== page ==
Most people who have eating disorders remain undiagnosed and untreated, often for life. This is partly due to the weight stigma that surrounds eating disorders, which means that only those who become “medically underweight” based on BMI standards are recognized as having eating disorders.
While a lot of us who are undiagnosed will find our own way to recovery without formal help, it means we waste years of our lives living with a treatable disorder that damages our health, both physical and mental. Even when we are not medically underweight, we may be starving ourselves. Even when we appear strong and healthy, we may be damaging our internal organs. Even when we say we are happy, we may be harming ourselves.
Most children will do everything possible to hide an eating disorder from their parents, but it is important for parents to know that most of us fervently wish that you would find out. It’s complicated, and it’s not easy to confront a child who is hiding an eating disorder (many of us will fight to hold onto our disorders), but it’s also our jobs as parents, now that we know this information, to act as best we can to help our kids.
As you consider how best to approach your child when you suspect they have an eating disorder, consider these six feelings your child may be feeling when undiagnosed/untreated for an eating disorder:
Most people, young people especially, mistakenly equate their “selves” with their bodies. This means that we believe that maintaining control over our bodies means we are controlling our entire lives. Most of us begin our disorders with a diet, carefully measuring and watching as we make changes in our habits and see our weight drop. This feeling is intensely powerful and rewarding, especially since most weight loss is accompanied by positive reinforcement from others. As we go deeper into our eating disorder, we crave that feeling of power over our bodies. Once we start sneaking our behaviors, we feel even more powerful in our successful execution of our eating disorder. When our parents are not able to stop our eating disorder, we gain a sense of independence and autonomy that becomes critically important to our sense of self.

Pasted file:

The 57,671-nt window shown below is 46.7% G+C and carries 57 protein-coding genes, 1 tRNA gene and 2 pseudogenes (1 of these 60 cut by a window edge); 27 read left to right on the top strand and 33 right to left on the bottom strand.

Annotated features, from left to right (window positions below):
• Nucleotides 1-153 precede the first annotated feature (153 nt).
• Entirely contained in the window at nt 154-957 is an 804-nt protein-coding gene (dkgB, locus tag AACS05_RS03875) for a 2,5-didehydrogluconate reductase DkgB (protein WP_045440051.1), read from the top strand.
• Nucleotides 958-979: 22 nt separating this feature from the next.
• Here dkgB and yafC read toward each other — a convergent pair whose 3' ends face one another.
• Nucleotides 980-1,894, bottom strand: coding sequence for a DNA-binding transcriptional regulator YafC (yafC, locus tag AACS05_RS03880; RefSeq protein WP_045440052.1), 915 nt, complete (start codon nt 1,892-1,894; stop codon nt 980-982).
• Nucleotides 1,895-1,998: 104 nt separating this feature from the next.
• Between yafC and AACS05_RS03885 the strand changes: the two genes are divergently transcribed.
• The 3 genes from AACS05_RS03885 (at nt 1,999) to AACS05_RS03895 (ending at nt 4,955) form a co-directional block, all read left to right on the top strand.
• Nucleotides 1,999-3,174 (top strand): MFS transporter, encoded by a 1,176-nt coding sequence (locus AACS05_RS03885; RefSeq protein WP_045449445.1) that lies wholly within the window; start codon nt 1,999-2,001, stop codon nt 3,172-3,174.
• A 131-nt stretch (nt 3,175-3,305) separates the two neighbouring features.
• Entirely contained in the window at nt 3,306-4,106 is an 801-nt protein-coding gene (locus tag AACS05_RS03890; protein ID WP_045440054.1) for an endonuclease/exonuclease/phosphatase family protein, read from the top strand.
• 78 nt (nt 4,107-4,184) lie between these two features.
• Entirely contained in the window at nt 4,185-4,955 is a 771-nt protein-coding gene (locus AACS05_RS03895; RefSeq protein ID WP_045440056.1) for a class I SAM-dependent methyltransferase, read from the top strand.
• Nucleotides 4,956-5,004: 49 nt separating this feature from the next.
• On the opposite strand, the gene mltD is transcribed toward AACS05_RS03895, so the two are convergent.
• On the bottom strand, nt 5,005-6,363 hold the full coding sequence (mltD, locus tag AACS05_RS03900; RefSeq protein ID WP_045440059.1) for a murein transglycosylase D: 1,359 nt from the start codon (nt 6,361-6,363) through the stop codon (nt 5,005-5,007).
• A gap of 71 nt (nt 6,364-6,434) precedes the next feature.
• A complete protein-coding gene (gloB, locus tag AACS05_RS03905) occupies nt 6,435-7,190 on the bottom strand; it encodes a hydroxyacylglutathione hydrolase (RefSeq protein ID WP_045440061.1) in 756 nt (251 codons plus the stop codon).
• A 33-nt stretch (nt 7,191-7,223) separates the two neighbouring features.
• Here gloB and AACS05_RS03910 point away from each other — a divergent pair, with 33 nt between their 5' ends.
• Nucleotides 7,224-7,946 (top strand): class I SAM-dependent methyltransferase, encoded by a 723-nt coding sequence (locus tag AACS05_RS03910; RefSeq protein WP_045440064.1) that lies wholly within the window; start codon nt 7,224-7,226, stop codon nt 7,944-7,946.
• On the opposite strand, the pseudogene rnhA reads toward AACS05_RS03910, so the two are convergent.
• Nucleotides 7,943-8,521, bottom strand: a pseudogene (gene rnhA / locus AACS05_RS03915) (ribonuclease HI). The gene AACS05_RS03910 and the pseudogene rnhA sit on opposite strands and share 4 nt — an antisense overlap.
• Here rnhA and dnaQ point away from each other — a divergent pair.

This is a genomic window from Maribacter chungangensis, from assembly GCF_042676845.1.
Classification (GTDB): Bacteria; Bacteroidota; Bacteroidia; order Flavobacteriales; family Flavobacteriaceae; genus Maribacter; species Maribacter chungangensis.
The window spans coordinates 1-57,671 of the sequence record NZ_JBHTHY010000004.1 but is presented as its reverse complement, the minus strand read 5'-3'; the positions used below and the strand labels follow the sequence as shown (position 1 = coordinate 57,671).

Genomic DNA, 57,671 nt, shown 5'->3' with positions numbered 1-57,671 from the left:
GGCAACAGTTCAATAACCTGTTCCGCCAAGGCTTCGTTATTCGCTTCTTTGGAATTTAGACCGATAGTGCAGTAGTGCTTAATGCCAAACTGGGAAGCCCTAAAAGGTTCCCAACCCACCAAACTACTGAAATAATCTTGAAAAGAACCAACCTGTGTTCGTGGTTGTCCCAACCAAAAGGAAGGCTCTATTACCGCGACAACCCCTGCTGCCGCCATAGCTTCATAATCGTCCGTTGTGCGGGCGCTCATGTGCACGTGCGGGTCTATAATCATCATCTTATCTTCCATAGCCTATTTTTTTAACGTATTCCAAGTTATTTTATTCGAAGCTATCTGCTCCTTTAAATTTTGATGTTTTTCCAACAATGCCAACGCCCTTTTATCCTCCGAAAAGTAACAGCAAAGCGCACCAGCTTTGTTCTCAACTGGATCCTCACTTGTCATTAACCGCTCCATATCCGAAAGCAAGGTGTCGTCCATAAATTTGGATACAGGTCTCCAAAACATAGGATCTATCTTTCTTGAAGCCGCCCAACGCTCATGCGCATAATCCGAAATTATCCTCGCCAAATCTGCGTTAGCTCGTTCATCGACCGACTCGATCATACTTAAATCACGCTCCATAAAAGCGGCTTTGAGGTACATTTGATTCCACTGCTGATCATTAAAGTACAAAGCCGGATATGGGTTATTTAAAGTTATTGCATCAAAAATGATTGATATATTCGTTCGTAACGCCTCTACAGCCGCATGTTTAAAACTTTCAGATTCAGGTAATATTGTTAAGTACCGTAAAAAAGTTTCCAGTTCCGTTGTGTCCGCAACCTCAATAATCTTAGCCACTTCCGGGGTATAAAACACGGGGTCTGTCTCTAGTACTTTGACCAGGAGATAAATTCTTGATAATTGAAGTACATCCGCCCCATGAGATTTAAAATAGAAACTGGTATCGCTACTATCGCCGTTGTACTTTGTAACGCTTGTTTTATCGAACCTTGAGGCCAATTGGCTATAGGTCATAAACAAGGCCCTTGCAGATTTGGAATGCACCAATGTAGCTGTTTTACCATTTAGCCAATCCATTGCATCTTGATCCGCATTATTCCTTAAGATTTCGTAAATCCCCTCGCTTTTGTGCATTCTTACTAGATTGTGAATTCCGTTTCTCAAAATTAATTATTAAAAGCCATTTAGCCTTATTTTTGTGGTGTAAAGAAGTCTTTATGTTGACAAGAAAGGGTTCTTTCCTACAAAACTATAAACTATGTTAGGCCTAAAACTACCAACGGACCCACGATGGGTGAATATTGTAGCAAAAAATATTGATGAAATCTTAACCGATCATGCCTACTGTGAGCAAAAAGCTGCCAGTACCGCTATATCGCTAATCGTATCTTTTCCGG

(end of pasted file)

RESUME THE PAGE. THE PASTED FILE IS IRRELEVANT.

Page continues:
Eating disorders are very sneaky, and they help us figure out ways to hide them in plain sight. We feel very smart when we are able to avoid eating food or sneak food into our rooms for a binge. We feel very smart when we sit at the table with family and eat a meal, then purge it in plain sight – with nobody catching us. We feel very smart when we are able to manipulate our weight or resist food for the day. When restricting, we often feel superior in our abilities to deny ourselves the foods that others indulge in. Our eating disorder becomes our partner in deception, and we begin to feel pretty damn good about our ability to keep our eating disorder under the radar with our skills.
Most people who have eating disorders experience intense feelings of loneliness and a sense of being out of control. Luckily, our eating disorder is there to assure us that as long as we follow its rules, we are supported and doing the right thing. Our eating disorder becomes the loudest voice in our head, assuring us that we are on the right path and being explicit in its praise of our accomplishments when we maintain the disorder despite anyone’s attempts to stop it.
Even with the perceived value of our eating disorder in our head, we also feel lonely. Our eating disorder can become the center of our world, and we must isolate ourselves and our true feelings from people we love in order to maintain it. As much as we get a rush from protecting our eating disorder, we also feel terribly alone. As much as we feel a bit smug when we sit at the table engaging in our eating disorder in plain sight with no repercussions, we feel very alone in our eating disorder. Here parents can see the paradox of the eating disorder. Even when we desperately want intervention and support, we have equally strong feelings about remaining isolated in our eating disorder.